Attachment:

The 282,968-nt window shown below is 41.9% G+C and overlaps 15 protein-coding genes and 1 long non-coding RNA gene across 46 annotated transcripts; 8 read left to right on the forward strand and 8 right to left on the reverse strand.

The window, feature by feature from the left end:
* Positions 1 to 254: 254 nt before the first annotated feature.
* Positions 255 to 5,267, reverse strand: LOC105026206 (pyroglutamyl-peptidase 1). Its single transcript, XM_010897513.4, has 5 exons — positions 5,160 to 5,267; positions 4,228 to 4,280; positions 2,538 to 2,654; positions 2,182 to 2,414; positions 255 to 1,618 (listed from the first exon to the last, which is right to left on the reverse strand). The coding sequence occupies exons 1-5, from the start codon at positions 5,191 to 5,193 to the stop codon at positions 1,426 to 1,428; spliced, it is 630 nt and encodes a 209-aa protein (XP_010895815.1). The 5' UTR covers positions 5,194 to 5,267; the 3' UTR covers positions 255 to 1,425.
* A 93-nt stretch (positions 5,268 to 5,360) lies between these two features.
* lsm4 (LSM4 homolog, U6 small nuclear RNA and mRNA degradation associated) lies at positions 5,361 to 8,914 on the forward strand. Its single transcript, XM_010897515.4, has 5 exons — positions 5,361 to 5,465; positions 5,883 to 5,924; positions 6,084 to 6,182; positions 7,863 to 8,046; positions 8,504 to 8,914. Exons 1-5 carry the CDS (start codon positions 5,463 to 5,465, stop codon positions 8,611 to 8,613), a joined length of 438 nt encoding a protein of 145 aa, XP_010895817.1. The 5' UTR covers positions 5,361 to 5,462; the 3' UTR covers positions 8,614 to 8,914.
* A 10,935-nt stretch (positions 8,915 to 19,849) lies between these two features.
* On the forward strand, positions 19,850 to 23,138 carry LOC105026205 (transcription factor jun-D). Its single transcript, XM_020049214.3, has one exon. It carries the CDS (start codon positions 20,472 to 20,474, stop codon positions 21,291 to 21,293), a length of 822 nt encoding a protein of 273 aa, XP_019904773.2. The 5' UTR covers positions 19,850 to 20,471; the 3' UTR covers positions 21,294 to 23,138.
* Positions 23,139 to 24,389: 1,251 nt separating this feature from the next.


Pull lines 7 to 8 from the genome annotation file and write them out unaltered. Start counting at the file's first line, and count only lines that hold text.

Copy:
* A 10,935-nt stretch (positions 8,915 to 19,849) lies between these two features.
* On the forward strand, positions 19,850 to 23,138 carry LOC105026205 (transcription factor jun-D). Its single transcript, XM_020049214.3, has one exon. It carries the CDS (start codon positions 20,472 to 20,474, stop codon positions 21,291 to 21,293), a length of 822 nt encoding a protein of 273 aa, XP_019904773.2. The 5' UTR covers positions 19,850 to 20,471; the 3' UTR covers positions 21,294 to 23,138.